Date of Award


Document Type


Degree Name

Doctor of Philosophy (PhD)


Educational Leadership - Higher Education

Committee Member

Dr. Michelle Boettcher, Commmittee Chair

Committee Member

Dr. D. Matthew Boyer

Committee Member

Dr. Pamela A. Havice

Committee Member

Dr. James

Committee Member

Satterfield, Jr.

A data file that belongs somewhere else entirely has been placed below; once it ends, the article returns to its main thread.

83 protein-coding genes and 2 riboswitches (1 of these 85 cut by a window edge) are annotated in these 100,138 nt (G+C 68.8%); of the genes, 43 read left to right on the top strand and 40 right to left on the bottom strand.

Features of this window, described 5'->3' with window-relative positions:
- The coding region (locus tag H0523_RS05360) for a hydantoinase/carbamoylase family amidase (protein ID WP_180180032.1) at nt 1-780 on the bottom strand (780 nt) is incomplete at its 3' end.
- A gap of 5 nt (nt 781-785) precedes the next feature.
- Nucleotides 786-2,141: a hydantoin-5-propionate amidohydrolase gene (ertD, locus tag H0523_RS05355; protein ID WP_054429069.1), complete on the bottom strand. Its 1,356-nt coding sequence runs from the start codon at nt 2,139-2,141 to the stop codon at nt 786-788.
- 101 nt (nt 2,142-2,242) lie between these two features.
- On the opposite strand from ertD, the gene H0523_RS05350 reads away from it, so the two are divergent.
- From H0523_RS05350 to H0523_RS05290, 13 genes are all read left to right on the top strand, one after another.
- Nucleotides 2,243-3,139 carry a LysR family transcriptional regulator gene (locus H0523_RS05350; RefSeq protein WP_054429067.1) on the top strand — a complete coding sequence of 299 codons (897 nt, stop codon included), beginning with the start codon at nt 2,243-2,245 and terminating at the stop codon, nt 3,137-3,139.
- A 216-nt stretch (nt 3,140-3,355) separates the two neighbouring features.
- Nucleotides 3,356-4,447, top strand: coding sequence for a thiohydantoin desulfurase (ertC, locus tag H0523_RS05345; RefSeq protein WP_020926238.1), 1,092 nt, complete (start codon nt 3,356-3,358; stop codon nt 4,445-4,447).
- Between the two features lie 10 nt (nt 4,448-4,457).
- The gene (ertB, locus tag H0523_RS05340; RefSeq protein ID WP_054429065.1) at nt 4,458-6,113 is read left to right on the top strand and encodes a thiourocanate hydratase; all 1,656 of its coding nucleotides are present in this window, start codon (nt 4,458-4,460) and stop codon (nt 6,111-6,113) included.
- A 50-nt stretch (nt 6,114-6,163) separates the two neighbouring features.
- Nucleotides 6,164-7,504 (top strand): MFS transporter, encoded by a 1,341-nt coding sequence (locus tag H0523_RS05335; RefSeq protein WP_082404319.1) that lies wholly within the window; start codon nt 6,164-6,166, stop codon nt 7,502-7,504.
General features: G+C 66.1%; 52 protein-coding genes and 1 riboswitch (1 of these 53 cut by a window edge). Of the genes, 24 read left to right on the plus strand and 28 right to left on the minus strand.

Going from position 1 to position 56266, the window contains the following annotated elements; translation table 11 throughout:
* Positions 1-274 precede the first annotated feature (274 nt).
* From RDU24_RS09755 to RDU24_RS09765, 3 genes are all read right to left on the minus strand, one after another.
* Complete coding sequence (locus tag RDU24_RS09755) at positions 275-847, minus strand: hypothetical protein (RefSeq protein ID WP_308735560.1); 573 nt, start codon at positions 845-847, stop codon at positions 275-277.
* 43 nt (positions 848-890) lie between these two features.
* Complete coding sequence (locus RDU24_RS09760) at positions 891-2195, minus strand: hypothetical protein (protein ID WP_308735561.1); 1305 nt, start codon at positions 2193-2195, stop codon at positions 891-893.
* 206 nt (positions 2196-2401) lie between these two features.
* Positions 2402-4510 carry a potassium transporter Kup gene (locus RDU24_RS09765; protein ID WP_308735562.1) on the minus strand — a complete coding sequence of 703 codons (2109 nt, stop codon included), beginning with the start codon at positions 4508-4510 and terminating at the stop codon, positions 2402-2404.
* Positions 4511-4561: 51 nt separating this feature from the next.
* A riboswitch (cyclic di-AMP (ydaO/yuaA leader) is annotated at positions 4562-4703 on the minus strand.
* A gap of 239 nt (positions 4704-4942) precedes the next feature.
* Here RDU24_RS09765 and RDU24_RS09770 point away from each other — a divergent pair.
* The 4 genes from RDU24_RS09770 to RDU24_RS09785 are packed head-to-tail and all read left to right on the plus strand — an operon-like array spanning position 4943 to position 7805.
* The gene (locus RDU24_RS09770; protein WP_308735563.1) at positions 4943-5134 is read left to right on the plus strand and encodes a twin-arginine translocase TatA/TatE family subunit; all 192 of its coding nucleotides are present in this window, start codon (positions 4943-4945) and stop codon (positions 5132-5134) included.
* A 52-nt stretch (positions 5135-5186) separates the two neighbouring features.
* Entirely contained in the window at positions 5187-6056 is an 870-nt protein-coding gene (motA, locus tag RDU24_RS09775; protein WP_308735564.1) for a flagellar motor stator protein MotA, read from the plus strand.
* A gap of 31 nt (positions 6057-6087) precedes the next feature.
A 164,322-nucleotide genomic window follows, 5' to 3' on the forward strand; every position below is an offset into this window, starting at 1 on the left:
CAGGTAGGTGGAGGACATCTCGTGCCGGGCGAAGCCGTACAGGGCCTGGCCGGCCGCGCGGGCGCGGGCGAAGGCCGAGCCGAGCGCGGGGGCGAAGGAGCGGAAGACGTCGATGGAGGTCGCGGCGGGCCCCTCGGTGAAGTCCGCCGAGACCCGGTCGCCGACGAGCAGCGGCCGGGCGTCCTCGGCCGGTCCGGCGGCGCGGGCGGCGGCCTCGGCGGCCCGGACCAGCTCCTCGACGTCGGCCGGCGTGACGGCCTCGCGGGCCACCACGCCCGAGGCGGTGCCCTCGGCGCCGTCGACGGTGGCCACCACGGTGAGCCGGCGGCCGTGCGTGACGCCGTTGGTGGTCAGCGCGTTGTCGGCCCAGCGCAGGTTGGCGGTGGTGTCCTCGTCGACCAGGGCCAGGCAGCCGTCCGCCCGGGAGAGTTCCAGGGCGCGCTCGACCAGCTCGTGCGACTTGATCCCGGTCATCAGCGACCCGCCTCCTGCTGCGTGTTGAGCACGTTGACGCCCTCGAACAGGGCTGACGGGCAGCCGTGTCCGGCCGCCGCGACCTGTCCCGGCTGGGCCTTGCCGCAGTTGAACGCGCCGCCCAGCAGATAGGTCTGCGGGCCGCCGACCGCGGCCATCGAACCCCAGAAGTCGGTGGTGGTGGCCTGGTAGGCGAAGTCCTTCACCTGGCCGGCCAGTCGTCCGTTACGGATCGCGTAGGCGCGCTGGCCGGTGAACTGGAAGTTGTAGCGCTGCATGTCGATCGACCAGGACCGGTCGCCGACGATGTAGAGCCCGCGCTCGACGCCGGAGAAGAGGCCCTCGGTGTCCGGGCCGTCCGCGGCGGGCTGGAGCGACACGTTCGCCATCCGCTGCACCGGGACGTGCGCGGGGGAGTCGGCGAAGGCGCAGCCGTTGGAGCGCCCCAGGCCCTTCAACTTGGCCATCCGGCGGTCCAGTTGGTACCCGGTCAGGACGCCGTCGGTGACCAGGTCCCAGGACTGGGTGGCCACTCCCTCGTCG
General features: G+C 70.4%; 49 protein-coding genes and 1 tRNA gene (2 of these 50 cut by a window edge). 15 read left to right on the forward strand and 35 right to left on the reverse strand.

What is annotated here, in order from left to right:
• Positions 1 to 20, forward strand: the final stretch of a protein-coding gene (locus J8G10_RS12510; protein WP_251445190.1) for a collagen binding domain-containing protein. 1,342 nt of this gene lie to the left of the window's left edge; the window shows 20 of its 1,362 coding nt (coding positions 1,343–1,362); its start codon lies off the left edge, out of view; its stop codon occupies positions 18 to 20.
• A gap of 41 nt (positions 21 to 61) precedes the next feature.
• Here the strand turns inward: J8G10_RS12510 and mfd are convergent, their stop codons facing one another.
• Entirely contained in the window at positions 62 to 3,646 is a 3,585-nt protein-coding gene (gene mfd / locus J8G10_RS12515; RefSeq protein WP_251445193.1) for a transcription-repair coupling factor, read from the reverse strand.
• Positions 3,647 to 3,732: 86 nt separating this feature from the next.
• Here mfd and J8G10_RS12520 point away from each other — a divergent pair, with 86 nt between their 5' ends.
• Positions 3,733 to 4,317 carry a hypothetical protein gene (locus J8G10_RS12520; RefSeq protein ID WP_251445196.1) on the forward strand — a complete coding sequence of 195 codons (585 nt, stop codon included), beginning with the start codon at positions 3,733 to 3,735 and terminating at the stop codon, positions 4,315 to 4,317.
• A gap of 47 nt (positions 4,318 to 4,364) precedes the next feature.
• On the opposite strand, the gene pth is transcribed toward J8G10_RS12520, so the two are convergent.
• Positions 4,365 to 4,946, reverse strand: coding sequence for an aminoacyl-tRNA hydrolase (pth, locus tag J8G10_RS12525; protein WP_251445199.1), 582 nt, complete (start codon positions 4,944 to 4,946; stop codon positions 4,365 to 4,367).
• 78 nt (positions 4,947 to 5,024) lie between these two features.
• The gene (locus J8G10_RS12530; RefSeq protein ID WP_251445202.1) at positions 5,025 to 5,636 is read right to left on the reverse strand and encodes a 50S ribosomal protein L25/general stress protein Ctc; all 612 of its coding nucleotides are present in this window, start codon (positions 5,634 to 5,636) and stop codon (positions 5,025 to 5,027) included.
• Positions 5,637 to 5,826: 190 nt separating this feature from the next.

Despite a lack of empirical research on the effectiveness of administrative technologies in higher education (Anderson, Banker, & Ravindran, 2003; Selwyn, 2011), universities have pursued these technologies, or enterprise solutions, at an aggressive pace. Spending more than six billion dollars per year on enterprise solutions, higher education sees as many as half of the innovations result in failure (Liang, Saraf, Hu, and Xue, 2007). Recognizing that technologies represent a change process in the organization (Stam & Stanton, 2010), my study explores the experiences of faculty laggards with administrative technologies, particularly during the innovation diffusion process. Higher education managers can benefit from an increased understanding of faculty laggards and their adoption experiences, allowing them to more effectively construct a blueprint, or roadmap (Suchman, 1995) for successful diffusion of innovations. Through a critical epistemological framework, and utilization of institutionalism and Rogers (2003) innovation diffusion theory as a blended theoretical construct, I designed a phenomenological study utilizing open ended interviews as the primary source of data collection. Following a targeted short survey, I conducted interviews with six faculty members pre-screened for laggard behavioral tendencies. Conversations addressed two primary research questions on faculty laggards' experiences and incentives for faster adoption. Interview data was analyzed through a thematic framework (Glesne, 2011) and used to construct a phenomenological narrative summarizing the experiences of faculty laggards and ascertaining what would motivate them to adopt administrative technologies faster. Six phenomenological themes emerged, which were discussed through both theoretical lenses. Textural and structural descriptions were provided for a phenomenological summary. The study concludes with recommendations for future research as well as practice.



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